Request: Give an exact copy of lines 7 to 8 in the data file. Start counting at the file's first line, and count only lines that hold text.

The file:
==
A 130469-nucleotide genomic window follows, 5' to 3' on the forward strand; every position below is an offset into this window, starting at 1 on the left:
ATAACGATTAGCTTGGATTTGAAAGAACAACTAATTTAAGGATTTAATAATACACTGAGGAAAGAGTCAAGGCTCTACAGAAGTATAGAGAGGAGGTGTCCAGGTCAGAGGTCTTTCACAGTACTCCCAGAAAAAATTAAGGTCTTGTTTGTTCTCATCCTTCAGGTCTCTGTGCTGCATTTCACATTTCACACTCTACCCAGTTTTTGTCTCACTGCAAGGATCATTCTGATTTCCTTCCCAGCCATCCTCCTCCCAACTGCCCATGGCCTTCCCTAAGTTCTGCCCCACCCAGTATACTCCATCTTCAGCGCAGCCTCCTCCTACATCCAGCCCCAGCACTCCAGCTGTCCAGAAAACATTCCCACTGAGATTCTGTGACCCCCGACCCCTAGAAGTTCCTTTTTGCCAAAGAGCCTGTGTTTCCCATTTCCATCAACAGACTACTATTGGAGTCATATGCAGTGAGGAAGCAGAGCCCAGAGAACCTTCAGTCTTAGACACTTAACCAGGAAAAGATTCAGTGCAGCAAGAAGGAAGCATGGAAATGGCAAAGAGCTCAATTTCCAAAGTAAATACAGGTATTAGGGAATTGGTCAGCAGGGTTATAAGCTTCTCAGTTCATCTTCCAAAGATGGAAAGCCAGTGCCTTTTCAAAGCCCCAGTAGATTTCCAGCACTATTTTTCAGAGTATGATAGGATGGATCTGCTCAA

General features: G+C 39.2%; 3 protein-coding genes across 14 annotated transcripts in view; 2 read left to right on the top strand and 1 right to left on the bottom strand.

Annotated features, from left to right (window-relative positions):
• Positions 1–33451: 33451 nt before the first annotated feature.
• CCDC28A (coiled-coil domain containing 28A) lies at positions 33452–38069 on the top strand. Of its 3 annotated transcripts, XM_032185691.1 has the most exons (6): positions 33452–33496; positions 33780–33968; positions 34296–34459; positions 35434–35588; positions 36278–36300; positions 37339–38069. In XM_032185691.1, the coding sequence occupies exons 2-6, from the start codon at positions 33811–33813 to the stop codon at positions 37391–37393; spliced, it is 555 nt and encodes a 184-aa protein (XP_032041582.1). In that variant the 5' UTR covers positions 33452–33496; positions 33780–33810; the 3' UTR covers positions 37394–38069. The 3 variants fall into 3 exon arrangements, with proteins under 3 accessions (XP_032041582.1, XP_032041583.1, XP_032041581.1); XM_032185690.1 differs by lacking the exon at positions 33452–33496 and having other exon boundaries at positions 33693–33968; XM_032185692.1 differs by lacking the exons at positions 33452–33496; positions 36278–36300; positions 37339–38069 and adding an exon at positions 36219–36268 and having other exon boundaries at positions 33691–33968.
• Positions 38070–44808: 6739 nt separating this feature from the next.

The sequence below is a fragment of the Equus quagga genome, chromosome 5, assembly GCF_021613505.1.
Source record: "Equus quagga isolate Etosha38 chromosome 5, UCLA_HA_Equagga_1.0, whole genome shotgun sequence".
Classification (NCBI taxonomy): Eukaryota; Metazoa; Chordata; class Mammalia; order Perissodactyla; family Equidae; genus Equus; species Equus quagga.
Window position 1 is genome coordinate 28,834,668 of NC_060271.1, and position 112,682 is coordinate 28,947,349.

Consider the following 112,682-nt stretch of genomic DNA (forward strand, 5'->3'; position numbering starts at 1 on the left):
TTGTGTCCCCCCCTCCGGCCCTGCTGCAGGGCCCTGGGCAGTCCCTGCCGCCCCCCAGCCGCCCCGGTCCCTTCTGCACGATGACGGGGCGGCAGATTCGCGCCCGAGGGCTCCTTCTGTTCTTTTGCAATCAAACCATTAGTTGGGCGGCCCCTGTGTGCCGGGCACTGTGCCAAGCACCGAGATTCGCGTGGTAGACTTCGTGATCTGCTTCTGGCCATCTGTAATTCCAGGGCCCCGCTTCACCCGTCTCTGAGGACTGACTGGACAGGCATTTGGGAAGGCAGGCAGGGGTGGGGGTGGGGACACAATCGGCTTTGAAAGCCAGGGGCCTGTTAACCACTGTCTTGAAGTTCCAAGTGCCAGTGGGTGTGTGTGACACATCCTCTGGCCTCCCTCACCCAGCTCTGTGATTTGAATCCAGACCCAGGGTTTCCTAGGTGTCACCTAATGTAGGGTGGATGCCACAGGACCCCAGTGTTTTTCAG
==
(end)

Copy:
• Positions 38070–44808: 6739 nt separating this feature from the next.

The sequence below is a fragment of the Equus quagga genome, chromosome 5, assembly GCF_021613505.1.